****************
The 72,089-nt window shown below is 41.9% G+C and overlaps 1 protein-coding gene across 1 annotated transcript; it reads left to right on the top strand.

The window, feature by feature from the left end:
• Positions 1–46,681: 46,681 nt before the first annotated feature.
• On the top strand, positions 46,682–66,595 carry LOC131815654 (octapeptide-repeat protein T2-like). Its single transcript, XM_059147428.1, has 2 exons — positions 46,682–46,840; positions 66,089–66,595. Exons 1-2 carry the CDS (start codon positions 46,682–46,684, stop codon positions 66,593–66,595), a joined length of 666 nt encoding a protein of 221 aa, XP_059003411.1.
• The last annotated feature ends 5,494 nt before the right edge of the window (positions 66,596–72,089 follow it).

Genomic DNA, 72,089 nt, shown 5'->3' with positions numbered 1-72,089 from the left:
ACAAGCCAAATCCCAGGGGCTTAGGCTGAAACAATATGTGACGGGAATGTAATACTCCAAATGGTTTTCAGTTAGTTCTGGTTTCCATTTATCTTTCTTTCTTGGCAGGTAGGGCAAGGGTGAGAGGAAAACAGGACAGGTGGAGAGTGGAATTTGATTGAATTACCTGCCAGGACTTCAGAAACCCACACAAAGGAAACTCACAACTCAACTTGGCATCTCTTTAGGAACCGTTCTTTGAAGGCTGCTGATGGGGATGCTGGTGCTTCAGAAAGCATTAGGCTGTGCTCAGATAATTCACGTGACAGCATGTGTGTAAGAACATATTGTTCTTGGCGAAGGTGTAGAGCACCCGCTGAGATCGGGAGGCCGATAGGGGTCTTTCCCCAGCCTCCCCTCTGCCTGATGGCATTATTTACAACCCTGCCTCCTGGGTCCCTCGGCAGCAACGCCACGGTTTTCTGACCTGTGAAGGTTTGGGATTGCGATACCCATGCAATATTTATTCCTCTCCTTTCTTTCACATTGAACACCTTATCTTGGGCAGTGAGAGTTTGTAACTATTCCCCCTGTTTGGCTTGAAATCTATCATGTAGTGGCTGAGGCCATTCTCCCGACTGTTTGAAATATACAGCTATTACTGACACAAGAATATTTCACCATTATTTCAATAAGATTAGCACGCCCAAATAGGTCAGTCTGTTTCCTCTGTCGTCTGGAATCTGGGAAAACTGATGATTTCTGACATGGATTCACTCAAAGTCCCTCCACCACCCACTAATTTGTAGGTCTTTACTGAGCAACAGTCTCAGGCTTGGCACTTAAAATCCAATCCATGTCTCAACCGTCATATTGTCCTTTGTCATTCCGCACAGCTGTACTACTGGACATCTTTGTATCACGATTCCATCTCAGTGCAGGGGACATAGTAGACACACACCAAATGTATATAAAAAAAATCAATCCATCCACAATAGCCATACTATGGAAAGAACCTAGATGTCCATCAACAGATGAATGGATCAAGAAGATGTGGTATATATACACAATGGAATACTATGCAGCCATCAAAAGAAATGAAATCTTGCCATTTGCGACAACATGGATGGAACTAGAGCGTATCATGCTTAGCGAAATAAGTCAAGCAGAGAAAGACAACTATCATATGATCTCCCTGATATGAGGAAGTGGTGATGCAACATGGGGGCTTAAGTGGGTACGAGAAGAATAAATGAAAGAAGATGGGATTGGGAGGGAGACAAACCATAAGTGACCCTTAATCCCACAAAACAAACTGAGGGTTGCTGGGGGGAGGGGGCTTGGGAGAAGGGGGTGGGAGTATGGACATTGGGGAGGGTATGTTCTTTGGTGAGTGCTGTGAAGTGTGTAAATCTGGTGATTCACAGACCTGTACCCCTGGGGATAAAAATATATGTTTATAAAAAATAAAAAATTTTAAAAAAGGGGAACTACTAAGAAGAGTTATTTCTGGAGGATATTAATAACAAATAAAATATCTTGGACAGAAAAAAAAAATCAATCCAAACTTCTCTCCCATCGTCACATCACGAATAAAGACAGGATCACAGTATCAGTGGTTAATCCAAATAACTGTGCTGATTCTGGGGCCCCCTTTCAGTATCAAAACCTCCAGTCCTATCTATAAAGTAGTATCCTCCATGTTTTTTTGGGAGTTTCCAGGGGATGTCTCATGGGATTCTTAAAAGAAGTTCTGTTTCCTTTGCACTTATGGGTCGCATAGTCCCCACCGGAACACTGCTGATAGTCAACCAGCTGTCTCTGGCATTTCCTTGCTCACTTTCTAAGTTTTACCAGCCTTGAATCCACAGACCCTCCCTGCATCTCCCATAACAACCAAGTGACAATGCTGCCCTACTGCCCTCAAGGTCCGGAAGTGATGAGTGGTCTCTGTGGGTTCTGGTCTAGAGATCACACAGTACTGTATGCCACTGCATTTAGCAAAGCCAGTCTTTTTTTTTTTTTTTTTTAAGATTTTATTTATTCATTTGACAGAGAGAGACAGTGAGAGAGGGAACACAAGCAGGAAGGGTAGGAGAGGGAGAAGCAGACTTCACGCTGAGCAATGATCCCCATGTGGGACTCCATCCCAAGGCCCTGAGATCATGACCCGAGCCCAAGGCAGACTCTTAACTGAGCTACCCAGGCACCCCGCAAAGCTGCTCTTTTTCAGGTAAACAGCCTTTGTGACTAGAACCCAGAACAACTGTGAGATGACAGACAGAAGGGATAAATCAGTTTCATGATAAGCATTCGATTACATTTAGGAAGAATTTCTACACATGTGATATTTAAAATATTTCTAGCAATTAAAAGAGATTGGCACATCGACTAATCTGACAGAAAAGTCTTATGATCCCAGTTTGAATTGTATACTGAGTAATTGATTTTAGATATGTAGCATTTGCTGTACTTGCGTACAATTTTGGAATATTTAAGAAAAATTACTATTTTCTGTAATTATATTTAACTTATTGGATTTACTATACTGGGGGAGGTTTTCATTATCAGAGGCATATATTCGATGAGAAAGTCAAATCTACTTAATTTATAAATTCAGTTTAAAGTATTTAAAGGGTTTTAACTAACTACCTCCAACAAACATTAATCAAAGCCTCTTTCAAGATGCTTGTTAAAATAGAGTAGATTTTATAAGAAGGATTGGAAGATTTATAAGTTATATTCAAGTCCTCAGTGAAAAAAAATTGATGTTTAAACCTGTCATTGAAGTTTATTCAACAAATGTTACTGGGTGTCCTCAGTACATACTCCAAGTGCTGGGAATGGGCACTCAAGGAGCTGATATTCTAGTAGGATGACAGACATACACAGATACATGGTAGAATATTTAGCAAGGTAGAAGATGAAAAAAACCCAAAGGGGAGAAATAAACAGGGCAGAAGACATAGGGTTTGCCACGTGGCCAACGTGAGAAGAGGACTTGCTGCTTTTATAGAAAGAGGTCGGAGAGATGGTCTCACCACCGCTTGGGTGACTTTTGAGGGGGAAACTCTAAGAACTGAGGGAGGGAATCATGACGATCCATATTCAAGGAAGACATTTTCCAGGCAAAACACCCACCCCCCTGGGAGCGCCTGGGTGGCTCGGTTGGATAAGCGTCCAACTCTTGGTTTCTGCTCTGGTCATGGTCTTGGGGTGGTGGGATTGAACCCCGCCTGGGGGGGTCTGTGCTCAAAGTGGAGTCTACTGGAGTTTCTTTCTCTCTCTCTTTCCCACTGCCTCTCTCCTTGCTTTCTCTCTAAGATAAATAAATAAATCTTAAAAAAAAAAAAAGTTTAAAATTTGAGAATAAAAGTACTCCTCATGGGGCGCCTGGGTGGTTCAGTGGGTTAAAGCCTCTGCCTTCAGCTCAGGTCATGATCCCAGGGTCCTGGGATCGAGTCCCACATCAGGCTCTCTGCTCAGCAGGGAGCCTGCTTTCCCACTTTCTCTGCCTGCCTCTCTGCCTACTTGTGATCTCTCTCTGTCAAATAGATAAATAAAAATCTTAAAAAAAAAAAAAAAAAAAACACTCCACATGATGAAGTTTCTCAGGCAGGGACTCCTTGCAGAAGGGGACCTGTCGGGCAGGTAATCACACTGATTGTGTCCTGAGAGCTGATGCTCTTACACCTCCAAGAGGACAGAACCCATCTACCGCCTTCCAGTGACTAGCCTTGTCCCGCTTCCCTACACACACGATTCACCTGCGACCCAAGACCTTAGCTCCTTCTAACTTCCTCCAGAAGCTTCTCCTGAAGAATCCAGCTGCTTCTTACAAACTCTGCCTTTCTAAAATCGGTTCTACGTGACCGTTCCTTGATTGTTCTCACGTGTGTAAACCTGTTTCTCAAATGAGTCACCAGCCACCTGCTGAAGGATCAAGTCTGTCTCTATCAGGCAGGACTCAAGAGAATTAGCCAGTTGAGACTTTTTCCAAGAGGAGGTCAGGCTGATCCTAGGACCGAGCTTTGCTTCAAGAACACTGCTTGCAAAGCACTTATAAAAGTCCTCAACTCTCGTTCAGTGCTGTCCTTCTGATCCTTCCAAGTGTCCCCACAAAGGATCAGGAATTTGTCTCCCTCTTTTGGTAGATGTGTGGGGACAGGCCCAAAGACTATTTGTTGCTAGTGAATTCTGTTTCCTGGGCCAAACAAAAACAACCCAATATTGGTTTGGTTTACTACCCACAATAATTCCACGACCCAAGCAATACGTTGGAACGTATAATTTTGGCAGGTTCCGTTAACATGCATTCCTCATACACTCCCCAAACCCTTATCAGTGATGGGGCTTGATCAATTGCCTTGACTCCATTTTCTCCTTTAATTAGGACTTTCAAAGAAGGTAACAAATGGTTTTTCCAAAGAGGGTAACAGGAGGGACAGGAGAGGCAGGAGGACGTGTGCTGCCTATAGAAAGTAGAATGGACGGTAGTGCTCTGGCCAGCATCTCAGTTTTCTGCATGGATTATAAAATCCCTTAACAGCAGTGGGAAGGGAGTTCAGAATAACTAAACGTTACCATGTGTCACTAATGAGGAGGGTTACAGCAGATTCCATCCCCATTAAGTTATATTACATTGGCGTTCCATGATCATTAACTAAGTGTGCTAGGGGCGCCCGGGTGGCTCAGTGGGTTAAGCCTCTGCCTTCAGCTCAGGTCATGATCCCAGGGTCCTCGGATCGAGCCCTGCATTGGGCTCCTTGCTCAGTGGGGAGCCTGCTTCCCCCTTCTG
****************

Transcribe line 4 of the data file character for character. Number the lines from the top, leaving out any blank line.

• On the top strand, positions 46,682–66,595 carry LOC131815654 (octapeptide-repeat protein T2-like). Its single transcript, XM_059147428.1, has 2 exons — positions 46,682–46,840; positions 66,089–66,595. Exons 1-2 carry the CDS (start codon positions 46,682–46,684, stop codon positions 66,593–66,595), a joined length of 666 nt encoding a protein of 221 aa, XP_059003411.1.